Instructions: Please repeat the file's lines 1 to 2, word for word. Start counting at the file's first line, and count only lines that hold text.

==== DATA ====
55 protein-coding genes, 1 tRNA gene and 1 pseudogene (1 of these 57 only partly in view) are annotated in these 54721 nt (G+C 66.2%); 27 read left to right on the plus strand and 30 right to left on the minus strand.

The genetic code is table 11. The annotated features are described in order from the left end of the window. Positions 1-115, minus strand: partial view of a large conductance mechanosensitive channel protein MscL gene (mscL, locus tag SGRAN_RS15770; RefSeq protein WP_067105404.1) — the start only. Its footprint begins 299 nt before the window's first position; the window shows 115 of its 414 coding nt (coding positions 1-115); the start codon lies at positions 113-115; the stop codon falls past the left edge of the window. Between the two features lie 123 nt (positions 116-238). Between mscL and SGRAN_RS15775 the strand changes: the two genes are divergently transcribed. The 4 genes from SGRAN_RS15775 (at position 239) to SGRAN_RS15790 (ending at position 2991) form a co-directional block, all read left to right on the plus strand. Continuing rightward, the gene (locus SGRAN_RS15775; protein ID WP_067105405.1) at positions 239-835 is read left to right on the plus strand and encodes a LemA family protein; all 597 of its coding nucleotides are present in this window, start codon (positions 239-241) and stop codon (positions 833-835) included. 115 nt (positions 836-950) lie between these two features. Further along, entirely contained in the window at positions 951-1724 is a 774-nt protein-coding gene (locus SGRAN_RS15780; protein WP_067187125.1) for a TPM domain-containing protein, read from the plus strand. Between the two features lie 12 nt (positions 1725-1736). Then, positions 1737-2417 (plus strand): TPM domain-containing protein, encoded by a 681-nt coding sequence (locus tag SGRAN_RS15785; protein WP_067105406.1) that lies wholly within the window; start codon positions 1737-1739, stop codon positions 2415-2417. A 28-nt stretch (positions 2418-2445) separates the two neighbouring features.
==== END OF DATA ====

55 protein-coding genes, 1 tRNA gene and 1 pseudogene (1 of these 57 only partly in view) are annotated in these 54721 nt (G+C 66.2%); 27 read left to right on the plus strand and 30 right to left on the minus strand.

The genetic code is table 11. The annotated features are described in order from the left end of the window. Positions 1-115, minus strand: partial view of a large conductance mechanosensitive channel protein MscL gene (mscL, locus tag SGRAN_RS15770; RefSeq protein WP_067105404.1) — the start only. Its footprint begins 299 nt before the window's first position; the window shows 115 of its 414 coding nt (coding positions 1-115); the start codon lies at positions 113-115; the stop codon falls past the left edge of the window. Between the two features lie 123 nt (positions 116-238). Between mscL and SGRAN_RS15775 the strand changes: the two genes are divergently transcribed. The 4 genes from SGRAN_RS15775 (at position 239) to SGRAN_RS15790 (ending at position 2991) form a co-directional block, all read left to right on the plus strand. Continuing rightward, the gene (locus SGRAN_RS15775; protein ID WP_067105405.1) at positions 239-835 is read left to right on the plus strand and encodes a LemA family protein; all 597 of its coding nucleotides are present in this window, start codon (positions 239-241) and stop codon (positions 833-835) included. 115 nt (positions 836-950) lie between these two features. Further along, entirely contained in the window at positions 951-1724 is a 774-nt protein-coding gene (locus SGRAN_RS15780; protein WP_067187125.1) for a TPM domain-containing protein, read from the plus strand. Between the two features lie 12 nt (positions 1725-1736). Then, positions 1737-2417 (plus strand): TPM domain-containing protein, encoded by a 681-nt coding sequence (locus tag SGRAN_RS15785; protein WP_067105406.1) that lies wholly within the window; start codon positions 1737-1739, stop codon positions 2415-2417. A 28-nt stretch (positions 2418-2445) separates the two neighbouring features.